Emotional biases

Emotional biases, on the other hand, relate to how people feel rather than how they process information. These types of biases are not necessarily “mistakes,” but rather patterns of thinking that can be deeply rooted in personal experiences that influence a person’s decision-making and asset allocation. We will look in more detail at two types of emotional bias; specifically, regret aversion and endowment biases.

• Aversion to regret

You’ve probably heard the term “FOMO” (Fear of Missing Out), especially in conversations about the latest Ponzi, pyramid or multi-level marketing schemes. FOMO is, however, only a subsection of the larger psychological phenomenon known as regret aversion bias – the tendency of people to make decisions to avoid the pain associated with regret for not having taken said decision.

Regret-aversion bias can exist in two ways: acting to avoid the consequences of inaction (errors of omission) or not acting to avoid the consequences of action (errors of commission). For example, we might be tempted to invest in the latest initial public offering (IPO) for fear of not being able to buy that security at that price in the future. Conversely, we may be reluctant to exit a poorly performing position solely out of fear that the value of the security will rise and recover in the near future. These decisions are based on fear (rather than the actual characteristics of the investment) and are likely to lead to suboptimal portfolio performance.

• Donation

Endowment bias occurs when people place a higher value on something they already own, compared to the hypothetical value they would have placed on that same item if they did not own it. This is because people tend to become emotionally attached to things they own or have rights over. Endowment bias is very present in wealth management and is best observed when individuals inherit positions concentrated in one or a few assets, whether it be corporate stocks, luxury vehicles, a private business or real estate.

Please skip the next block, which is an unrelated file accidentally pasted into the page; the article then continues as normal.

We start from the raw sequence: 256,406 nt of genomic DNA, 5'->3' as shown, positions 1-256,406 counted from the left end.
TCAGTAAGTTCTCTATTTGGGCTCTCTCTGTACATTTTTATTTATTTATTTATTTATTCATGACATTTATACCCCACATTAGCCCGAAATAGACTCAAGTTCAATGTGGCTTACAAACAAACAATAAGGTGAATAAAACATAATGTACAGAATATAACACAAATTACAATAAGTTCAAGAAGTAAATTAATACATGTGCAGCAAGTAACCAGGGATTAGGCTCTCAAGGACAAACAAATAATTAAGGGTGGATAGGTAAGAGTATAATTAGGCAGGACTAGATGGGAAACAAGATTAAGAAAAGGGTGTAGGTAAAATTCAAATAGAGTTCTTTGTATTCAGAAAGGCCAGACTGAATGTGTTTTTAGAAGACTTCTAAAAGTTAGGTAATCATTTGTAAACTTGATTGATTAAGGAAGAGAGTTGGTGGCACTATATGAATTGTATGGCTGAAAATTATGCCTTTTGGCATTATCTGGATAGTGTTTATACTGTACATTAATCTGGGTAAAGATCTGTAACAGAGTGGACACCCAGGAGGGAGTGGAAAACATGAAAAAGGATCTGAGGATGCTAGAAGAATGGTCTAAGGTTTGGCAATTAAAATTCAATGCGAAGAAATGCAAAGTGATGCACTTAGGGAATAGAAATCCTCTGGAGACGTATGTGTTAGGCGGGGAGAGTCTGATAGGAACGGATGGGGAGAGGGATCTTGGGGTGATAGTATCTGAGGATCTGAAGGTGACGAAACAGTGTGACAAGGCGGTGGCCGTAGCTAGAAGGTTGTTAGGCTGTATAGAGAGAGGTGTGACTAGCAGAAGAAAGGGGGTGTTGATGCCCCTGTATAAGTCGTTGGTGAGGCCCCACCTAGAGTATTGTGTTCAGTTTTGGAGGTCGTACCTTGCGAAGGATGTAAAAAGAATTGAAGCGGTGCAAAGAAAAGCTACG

It is common for beneficiaries of estates to be emotionally attached to the assets of the previous generation and to be reluctant to liquidate their positions or to expect exorbitant sums for assets that they themselves would not pay for. In other words, if the cash equivalent of the asset were bequeathed rather than the item itself, the recipient is unlikely to subsequently use it to purchase said asset, but would instead opt for a more diversified. It is important to control the endowment bias because it can lead to a poorly constructed asset base with positions concentrated in underperforming or even useless assets.

If you are unsure, or simply lack knowledge, of how to choose an appropriate investment, you are not alone. These decisions are certainly difficult to make, and biases only make this process even more difficult. Please be sure to consult a registered investment advisor or broker who is qualified to help people make these important decisions, and remember… Beware of bias! Visit for a list of registered investment advisers and broker-dealers. Next week we’ll look at other types of biases and how financial advisors can deal with clients who exhibit different types of biases.